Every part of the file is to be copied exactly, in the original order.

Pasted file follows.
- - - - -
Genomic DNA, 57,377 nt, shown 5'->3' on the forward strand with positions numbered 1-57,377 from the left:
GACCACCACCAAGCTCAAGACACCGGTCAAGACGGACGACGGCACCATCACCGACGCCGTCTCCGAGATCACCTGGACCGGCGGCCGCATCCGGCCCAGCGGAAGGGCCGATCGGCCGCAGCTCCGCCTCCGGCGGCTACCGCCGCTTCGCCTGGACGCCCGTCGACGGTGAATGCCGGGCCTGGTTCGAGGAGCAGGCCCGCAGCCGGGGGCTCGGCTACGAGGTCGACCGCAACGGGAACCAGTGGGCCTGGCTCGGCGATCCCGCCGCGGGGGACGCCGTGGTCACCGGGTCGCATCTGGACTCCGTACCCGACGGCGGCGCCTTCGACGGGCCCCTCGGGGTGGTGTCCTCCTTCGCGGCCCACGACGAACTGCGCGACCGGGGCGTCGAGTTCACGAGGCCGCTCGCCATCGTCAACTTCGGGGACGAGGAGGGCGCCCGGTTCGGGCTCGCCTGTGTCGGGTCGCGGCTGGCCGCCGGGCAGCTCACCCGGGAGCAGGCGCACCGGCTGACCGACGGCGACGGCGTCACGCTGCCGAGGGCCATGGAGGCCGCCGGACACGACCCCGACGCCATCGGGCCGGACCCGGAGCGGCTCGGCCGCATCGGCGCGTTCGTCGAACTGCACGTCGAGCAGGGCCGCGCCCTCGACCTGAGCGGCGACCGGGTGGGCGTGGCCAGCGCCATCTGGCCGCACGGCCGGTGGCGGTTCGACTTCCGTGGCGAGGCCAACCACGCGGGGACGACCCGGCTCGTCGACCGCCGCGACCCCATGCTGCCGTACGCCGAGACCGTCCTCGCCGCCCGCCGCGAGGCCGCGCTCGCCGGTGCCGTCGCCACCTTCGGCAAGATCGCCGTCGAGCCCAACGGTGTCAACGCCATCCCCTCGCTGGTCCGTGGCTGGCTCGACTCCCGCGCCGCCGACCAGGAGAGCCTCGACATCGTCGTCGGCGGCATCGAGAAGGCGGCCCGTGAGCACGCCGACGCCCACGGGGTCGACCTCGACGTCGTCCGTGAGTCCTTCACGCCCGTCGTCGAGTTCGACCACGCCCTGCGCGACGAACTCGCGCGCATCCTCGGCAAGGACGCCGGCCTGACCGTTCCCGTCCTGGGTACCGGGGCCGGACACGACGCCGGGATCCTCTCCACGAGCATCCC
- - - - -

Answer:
Genomic DNA, 57,377 nt, shown 5'->3' on the forward strand with positions numbered 1-57,377 from the left:
GACCACCACCAAGCTCAAGACACCGGTCAAGACGGACGACGGCACCATCACCGACGCCGTCTCCGAGATCACCTGGACCGGCGGCCGCATCCGGCCCAGCGGAAGGGCCGATCGGCCGCAGCTCCGCCTCCGGCGGCTACCGCCGCTTCGCCTGGACGCCCGTCGACGGTGAATGCCGGGCCTGGTTCGAGGAGCAGGCCCGCAGCCGGGGGCTCGGCTACGAGGTCGACCGCAACGGGAACCAGTGGGCCTGGCTCGGCGATCCCGCCGCGGGGGACGCCGTGGTCACCGGGTCGCATCTGGACTCCGTACCCGACGGCGGCGCCTTCGACGGGCCCCTCGGGGTGGTGTCCTCCTTCGCGGCCCACGACGAACTGCGCGACCGGGGCGTCGAGTTCACGAGGCCGCTCGCCATCGTCAACTTCGGGGACGAGGAGGGCGCCCGGTTCGGGCTCGCCTGTGTCGGGTCGCGGCTGGCCGCCGGGCAGCTCACCCGGGAGCAGGCGCACCGGCTGACCGACGGCGACGGCGTCACGCTGCCGAGGGCCATGGAGGCCGCCGGACACGACCCCGACGCCATCGGGCCGGACCCGGAGCGGCTCGGCCGCATCGGCGCGTTCGTCGAACTGCACGTCGAGCAGGGCCGCGCCCTCGACCTGAGCGGCGACCGGGTGGGCGTGGCCAGCGCCATCTGGCCGCACGGCCGGTGGCGGTTCGACTTCCGTGGCGAGGCCAACCACGCGGGGACGACCCGGCTCGTCGACCGCCGCGACCCCATGCTGCCGTACGCCGAGACCGTCCTCGCCGCCCGCCGCGAGGCCGCGCTCGCCGGTGCCGTCGCCACCTTCGGCAAGATCGCCGTCGAGCCCAACGGTGTCAACGCCATCCCCTCGCTGGTCCGTGGCTGGCTCGACTCCCGCGCCGCCGACCAGGAGAGCCTCGACATCGTCGTCGGCGGCATCGAGAAGGCGGCCCGTGAGCACGCCGACGCCCACGGGGTCGACCTCGACGTCGTCCGTGAGTCCTTCACGCCCGTCGTCGAGTTCGACCACGCCCTGCGCGACGAACTCGCGCGCATCCTCGGCAAGGACGCCGGCCTGACCGTTCCCGTCCTGGGTACCGGGGCCGGACACGACGCCGGGATCCTCTCCACGAGCATCCC